Shared recently on Facebook was an image of Pope Francis and the following quote, attributed to him:-
Now there is some very slippery language here. In particular, it is not at all clear what the Pope means by ‘a good person’. Yes, there are some atheists who are kinder, gentler, and more caring than some religious people (shame on us!). And if that is all the Pope is saying, then it’s true.
But the Pope knows as well as I do that the challenge of the gospel is not to make ourselves ‘good enough for God’, but the ‘believe on the Lord Jesus Christ’. ‘Goodness’ must and will follow.
But a more basic question is this: Did the Pope ever say this? Although it’s impossible to prove that he didn’t (not everything that even a Pope says gets reliably recorded). But to my knowledge no source has ever been given for the quote (and it’s been floating around on social media since December 2014). Lesson: don’t believe everything you read on social media.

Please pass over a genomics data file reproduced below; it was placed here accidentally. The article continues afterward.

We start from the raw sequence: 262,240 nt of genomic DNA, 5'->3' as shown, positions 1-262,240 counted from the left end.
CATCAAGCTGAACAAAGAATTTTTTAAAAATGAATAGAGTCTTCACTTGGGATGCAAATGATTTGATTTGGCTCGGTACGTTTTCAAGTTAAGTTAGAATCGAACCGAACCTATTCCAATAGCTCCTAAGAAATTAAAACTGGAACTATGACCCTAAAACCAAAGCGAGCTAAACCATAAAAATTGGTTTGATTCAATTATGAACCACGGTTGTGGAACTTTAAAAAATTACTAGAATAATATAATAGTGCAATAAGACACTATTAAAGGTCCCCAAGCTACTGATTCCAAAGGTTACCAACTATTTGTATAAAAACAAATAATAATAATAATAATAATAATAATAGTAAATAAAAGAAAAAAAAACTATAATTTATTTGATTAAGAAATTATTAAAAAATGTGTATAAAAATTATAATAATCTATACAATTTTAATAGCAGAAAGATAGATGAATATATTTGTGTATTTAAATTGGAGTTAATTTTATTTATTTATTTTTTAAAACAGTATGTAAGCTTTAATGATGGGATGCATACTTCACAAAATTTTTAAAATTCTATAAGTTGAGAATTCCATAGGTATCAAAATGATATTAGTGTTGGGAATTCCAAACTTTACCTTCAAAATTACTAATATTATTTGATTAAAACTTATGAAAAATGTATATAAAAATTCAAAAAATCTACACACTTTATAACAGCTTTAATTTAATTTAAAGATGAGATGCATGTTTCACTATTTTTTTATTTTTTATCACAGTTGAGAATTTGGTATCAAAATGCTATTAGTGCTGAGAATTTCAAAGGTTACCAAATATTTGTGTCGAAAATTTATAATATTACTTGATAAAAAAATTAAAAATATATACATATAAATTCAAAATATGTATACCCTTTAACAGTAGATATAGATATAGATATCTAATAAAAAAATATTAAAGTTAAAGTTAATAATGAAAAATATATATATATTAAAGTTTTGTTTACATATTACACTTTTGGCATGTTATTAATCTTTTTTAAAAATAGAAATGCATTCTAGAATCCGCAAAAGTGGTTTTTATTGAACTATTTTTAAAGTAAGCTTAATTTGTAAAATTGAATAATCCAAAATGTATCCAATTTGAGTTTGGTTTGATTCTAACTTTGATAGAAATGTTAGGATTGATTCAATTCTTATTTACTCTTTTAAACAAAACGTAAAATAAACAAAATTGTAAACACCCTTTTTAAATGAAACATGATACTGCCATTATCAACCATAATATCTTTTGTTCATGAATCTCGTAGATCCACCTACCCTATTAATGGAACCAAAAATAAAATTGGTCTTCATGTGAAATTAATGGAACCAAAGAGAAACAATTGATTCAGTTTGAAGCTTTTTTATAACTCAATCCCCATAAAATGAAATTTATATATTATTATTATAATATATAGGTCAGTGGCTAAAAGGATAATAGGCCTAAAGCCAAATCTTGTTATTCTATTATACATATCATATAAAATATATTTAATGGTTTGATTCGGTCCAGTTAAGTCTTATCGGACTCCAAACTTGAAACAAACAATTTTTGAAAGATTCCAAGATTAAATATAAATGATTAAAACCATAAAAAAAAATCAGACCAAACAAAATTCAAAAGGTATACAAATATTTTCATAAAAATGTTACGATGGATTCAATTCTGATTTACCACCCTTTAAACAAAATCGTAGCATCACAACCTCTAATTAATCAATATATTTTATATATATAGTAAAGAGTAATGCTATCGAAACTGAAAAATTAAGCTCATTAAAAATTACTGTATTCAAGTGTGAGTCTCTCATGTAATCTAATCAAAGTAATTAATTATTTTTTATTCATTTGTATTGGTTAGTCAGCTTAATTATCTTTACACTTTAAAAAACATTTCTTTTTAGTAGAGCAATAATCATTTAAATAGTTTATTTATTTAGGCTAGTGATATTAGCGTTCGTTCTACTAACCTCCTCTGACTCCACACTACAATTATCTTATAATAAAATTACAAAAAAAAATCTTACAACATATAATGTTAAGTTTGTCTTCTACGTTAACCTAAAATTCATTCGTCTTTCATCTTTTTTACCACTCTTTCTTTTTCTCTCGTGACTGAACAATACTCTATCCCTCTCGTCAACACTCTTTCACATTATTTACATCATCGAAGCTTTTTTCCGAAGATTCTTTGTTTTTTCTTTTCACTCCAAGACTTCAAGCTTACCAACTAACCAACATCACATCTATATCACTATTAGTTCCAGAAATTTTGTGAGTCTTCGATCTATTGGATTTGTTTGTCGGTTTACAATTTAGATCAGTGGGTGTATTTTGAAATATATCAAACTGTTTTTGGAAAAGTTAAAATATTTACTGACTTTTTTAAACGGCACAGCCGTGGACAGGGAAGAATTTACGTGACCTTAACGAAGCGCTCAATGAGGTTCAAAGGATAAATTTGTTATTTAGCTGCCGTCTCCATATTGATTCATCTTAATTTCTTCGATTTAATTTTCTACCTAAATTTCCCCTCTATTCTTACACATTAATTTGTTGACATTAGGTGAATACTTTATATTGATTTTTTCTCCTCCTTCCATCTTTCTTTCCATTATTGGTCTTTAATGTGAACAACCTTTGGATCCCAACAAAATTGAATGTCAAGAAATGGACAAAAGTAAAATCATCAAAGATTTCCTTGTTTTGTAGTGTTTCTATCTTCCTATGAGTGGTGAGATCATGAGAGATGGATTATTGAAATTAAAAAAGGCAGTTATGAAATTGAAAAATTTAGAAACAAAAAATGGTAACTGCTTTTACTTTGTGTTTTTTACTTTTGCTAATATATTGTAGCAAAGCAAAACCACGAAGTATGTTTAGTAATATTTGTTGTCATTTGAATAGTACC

What we can say is that the Pope has demonstrated an unusual (I would say, worrying) level of inclusiveness. In a homily in May 2014, he said:-
More slippery language, I think. Maybe it’s a translation thing. Maybe he’s simply saying that Christians can make common cause with unbelievers on a range of moral and social issues. I have no problem at all with that.
But let Fr. Thomas Rosica, a Vatican spokesman who helps to clarify the Pope’s statements for the English-speaking audience, explain what he means:-
Ah, so the Pope was talking about Karl Rahner’s ‘anonymous Christian’. Well, I’m not sure that he was. But let it rest.
Perhaps the key lesson to be learned is this: ‘Don’t believe anything you read on social media unless you can verify it.’
But some people will believe anything, if it suits them to do so.
See this article.